I'd like to briefly pick up on the strength estimates that I mentioned earlier.First, 343i is likely using Microsoft's TrueSkill algorithm. Paper linked here if you're interested: Microsoft's Research TrueSkill Study. It is really similar to the Glicker system, which is actually a good ranking system, but Glicker is currently on 2.0 now so maybe Microsoft could update their own TrueSkill someday: Glicker 2.0.Also, in your proposal you recommended using order statistics to solve the matching problem, but you might be confusing matching and rank. Order statistics are used for determining rank over time. Matchmaking is completely independent of that. What you want is for smurfs to not get paired with officially good players at all or reduce the consequences to the good players (where adjusting TrueSkill comes to play). That can be done in several ways, but here are two: reduce variance tolerance in matchmaking to cut-out smurfs entirely from high-level team games (Gold or higher) or favor quantity of wins over the probability of a win when adjusting MMR. That way one smurf game wouldn't matter if you were consistently winning otherwise.
Perhaps a few plots clarify my point here as I'm pretty sure the effect of smurfing could, in theory, be reduced by some minor adjustments to the ranking system.
To simplify things, I'll only talk about 2v2s in this example as it gives us some nice plots.
At the moment, I'm pretty sure we're seeing something (~) like this:
http://www.wolframalpha.com/input/?i=plot+(x%2By)%2F8,x%3D1..4,y%3D1..4Where x is the MMR of player 1, y is the MMR of player 2, z is the attributed team strength.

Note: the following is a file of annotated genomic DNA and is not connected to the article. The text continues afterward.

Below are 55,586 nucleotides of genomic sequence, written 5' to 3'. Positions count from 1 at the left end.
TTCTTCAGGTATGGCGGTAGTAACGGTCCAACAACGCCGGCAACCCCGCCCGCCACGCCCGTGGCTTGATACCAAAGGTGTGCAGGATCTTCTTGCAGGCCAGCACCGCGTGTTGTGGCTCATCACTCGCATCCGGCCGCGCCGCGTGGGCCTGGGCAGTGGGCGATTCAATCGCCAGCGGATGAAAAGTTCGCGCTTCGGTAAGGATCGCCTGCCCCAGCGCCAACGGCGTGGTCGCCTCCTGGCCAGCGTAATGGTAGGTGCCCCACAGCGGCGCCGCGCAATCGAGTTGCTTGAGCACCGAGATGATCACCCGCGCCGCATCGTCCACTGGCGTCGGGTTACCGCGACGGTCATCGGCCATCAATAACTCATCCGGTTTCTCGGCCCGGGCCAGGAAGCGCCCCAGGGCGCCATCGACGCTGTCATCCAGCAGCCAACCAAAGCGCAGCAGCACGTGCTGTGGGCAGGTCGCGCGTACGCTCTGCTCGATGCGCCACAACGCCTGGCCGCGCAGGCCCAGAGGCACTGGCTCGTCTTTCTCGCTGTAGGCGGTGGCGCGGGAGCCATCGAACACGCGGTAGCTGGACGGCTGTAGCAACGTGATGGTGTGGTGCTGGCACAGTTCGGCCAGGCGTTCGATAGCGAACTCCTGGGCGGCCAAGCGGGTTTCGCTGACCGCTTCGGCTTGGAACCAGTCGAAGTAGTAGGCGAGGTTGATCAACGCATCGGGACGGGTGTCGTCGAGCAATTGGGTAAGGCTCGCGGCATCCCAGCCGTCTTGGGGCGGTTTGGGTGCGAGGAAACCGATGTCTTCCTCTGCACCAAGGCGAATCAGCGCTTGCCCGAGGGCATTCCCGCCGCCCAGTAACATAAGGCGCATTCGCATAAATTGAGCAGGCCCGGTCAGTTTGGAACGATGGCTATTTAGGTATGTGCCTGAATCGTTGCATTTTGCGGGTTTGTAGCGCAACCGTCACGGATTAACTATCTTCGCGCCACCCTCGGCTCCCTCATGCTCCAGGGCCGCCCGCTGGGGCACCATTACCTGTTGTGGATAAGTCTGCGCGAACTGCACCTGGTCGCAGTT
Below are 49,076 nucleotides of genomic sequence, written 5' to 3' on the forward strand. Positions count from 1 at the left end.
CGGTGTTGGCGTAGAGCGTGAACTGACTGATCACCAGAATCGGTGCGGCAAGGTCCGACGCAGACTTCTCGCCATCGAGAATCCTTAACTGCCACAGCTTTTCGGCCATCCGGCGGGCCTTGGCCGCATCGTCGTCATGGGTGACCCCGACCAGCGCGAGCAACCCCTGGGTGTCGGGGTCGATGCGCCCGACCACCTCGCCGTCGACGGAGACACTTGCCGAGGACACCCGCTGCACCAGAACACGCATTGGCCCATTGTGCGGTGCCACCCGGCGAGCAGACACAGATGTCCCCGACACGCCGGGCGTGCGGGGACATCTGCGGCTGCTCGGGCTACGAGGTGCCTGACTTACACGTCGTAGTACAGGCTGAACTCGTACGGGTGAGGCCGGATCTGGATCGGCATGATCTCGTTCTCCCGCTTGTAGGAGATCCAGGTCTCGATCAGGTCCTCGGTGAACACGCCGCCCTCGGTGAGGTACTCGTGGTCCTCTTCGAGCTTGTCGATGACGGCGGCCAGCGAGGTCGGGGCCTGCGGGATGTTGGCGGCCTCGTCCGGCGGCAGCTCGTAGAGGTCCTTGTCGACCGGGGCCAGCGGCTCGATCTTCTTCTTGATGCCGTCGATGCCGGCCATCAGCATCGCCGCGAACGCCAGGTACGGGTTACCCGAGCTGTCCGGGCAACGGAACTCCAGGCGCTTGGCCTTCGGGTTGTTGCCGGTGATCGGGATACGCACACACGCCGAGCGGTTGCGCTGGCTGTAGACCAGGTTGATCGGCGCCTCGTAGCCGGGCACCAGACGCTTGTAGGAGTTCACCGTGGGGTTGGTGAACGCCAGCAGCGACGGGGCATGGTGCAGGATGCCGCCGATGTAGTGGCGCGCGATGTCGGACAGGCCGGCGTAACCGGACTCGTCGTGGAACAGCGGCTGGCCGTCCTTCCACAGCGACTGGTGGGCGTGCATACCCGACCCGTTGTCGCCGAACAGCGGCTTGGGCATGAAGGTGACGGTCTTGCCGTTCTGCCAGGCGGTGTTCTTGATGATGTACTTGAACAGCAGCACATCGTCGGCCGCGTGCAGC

Let's take a look at 3 example teams A = (2.5, 2.5), B = (3.5, 3.5) and C = (4.0, 1.0).
Clearly, even in 2v2, pairing a good player 1 with an (apparently) bad player 2 (as in C) can easily yield the same team strength (z = 0.625) as 2 not so good players (Team A, z = 0.625) while Team B seems to be much stronger (z = 0.875).
Of course, we don't know if the ranking system really works this way, but this would have been my first approach and it explains the current dilemma.
Let's assume we now add some logarithmic weight to the MMR of the dominant player.
We then would see something like this:
http://www.wolframalpha.com/input/?i=plot+(max(x,+y)+*+(log(max(x,+y))+%2F+log(6))+%2B+min(x,+y)+*+(1+-+(log(max(x,+y))+%2F+log(6))))+%2F+8,+x+%3D+1..4,+y+%3D+1..4With the following values for z: 0.3125 (A), 0.4375 (B) and 0.415 (C)
Team B would still be better than C but the single strong MMR of C would yield a score that is larger than A and closer to B.
This is, by no means, a proposal but rather an explanation why I think this whole problem with smurfs could be solved by more carefully chosen team ranks.
That's a very good read, thank you.
I actually never thought much about the matchmaking internals but TrueSkill seems to be a neat idea.
Perhaps my assumptions have been slightly too naive but there are 2 points that come to my mind after reading the TrueSkill study.
1) In the factor graph, each player exhibits a performance p_i centered around their skill s_i. The team performance t_j is then modelled as the sum of the performances of its members. I wonder whether this assumption of the teams strength estimation isn't quite similar to the one that I talked about earlier.
2) The paper does not answer how you derive the KFR adjustments from the match predictions.
You said I confused matchmaking with the KFR adjustments but did I, really?
I would claim that the adjustments to the KFR are (almost) orthogonal to the MMR adjustments, aren't they?
Regarding your two proposals:
A) I would guess that reducing the variance tolerance in matchmaking is probably not feasible as the player base is not large enough.
B) We probably shouldn't favour quantity of wins over the probability of a win when adjusting MMR.
And except for the peak times, the matchmaking system shouldn't even have too much of a choice in Halo Wars 2 anyway.
But if we now come to the question how we update a KFR rank based on a game prediction, I'd still claim that there is the option to focus on dominant team members.
Considering a strong Team X and a smurfing or inactive-but-experienced team Y, you might want to take the team strength distribution into account when updating the KFR even though X might have a higher probability to win according to TrueSkill.